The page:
Eugenia Mendoza is part of several generations of tapestry-making in Teotitlan del Valle.
Her mother and grandparents began teaching her the many processes involved in the art of the tapestry at the age of 7, beginning with how to unravel wool and comb it until it's smooth. Being a large family and of low income, everyone in the family had to participate in the business to make ends meet. Nearly all parts of their lives revolved around the artwork.
Tapestry work is a year-round process that uses the passing seasons for different purposes. During the rainy season, Eugenia and her family collect wild ingredients from the mountains, like the pericon, indigo, and oak bark mulch.
At a young age, Eugenia was able to attend a tapestry class by Master Roman Gutierrez, who is a legendary tapestry artist in Oaxaca. She learned about color-making through organic methods and ingredients, which is an ancient prehispanic practice. It was also during this class that she met her husband Antonio.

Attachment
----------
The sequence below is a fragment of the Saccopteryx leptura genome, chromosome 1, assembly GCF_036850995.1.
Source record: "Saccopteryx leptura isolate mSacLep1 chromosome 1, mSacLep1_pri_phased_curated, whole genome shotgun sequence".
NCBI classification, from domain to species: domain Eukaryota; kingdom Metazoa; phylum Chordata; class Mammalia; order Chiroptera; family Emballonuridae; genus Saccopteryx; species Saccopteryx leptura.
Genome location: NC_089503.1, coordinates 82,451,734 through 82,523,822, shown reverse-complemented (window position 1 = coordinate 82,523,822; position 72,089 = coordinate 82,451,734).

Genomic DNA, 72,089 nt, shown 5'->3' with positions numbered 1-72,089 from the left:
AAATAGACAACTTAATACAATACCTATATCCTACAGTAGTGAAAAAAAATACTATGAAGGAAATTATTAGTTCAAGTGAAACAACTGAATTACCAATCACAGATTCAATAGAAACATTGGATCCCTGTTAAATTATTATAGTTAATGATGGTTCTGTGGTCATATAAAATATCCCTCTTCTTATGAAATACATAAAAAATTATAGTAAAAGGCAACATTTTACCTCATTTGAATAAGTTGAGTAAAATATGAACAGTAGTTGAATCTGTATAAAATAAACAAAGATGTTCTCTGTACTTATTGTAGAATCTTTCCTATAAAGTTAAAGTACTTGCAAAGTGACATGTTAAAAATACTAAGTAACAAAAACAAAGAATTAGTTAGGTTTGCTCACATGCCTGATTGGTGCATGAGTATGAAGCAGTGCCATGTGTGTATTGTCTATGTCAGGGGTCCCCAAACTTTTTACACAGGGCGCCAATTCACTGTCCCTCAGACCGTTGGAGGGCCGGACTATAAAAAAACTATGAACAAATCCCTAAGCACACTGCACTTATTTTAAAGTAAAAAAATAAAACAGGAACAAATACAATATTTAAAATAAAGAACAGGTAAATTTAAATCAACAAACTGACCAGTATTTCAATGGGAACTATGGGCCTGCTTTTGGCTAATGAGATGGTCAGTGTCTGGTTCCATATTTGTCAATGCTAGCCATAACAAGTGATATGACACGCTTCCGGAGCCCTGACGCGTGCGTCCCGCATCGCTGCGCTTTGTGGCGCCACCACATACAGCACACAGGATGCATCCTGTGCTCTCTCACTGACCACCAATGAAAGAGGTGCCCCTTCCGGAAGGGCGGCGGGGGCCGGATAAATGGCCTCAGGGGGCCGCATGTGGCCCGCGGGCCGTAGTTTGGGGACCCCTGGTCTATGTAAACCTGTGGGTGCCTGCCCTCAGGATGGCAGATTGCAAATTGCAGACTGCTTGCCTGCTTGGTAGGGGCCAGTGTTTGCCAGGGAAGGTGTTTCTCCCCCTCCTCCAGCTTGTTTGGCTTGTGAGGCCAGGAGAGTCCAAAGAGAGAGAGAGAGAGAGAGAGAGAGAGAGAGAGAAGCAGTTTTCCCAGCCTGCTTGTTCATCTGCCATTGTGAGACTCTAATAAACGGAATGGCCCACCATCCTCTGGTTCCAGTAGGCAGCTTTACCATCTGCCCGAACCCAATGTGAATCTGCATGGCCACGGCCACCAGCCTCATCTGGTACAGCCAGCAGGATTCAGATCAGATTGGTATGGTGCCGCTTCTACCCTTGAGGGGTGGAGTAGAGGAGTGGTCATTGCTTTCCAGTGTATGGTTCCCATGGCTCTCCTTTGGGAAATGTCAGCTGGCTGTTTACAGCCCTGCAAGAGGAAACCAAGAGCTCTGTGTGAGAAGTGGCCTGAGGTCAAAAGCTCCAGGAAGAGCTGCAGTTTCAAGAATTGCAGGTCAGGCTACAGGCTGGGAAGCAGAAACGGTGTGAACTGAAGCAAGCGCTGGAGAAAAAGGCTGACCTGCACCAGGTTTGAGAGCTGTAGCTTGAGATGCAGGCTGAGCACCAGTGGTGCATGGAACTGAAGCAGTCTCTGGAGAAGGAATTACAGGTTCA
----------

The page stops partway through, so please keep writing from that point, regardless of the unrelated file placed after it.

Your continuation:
Antonio has been an integral part of their business as he had more experience working with the pedal loom. He learned from a new school of tapestry makers that learned how to create and re-create more painting-like images, on top of the more traditional geometric patterns often seen in Oaxacan tapestries. He lost his father at a young age and had to work very hard to provide for his family, becoming a reputable tapestry artist.
Today they have two children, Luis and Elisa, who have also learned the family craft and are pushing the boundaries of the work, with their own ideas. Elisa loves the color-finding science behind the art and Luis is becoming a masterful pedal-loomer.
In 2012 Eugenia and her family's work was represented and celebrated by the United Nations, in Mexico City during the inaugaration of new Mexican diplomat for the global organization. Since then they have also been recognized by the Department of Culture in Mexico City.
In the last year they rebranded their business and titled it Taller Manos de la Abuela (Grandmother's Hands Workshop) in honor of Eugenia's mother, who taught her nearly everthing she knows about tapestry art.